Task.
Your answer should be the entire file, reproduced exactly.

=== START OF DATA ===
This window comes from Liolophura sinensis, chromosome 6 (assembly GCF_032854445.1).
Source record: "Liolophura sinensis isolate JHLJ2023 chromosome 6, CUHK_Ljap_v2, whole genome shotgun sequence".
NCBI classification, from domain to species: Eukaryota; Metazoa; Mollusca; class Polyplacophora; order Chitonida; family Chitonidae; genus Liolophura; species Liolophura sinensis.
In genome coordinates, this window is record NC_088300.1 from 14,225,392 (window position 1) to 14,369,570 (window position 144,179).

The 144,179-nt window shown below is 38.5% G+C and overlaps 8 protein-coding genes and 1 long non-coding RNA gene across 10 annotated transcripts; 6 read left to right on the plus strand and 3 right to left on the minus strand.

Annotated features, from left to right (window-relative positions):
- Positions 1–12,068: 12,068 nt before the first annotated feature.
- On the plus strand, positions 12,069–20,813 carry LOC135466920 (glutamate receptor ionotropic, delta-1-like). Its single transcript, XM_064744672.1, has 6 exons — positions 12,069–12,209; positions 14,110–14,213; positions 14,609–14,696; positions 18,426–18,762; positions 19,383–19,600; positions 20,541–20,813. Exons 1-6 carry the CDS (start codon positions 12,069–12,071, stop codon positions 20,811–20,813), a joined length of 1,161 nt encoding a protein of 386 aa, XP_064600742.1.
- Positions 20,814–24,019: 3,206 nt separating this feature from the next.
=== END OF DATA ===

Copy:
This window comes from Liolophura sinensis, chromosome 6 (assembly GCF_032854445.1).
Source record: "Liolophura sinensis isolate JHLJ2023 chromosome 6, CUHK_Ljap_v2, whole genome shotgun sequence".
NCBI classification, from domain to species: Eukaryota; Metazoa; Mollusca; class Polyplacophora; order Chitonida; family Chitonidae; genus Liolophura; species Liolophura sinensis.
In genome coordinates, this window is record NC_088300.1 from 14,225,392 (window position 1) to 14,369,570 (window position 144,179).

The 144,179-nt window shown below is 38.5% G+C and overlaps 8 protein-coding genes and 1 long non-coding RNA gene across 10 annotated transcripts; 6 read left to right on the plus strand and 3 right to left on the minus strand.

Annotated features, from left to right (window-relative positions):
- Positions 1–12,068: 12,068 nt before the first annotated feature.
- On the plus strand, positions 12,069–20,813 carry LOC135466920 (glutamate receptor ionotropic, delta-1-like). Its single transcript, XM_064744672.1, has 6 exons — positions 12,069–12,209; positions 14,110–14,213; positions 14,609–14,696; positions 18,426–18,762; positions 19,383–19,600; positions 20,541–20,813. Exons 1-6 carry the CDS (start codon positions 12,069–12,071, stop codon positions 20,811–20,813), a joined length of 1,161 nt encoding a protein of 386 aa, XP_064600742.1.
- Positions 20,814–24,019: 3,206 nt separating this feature from the next.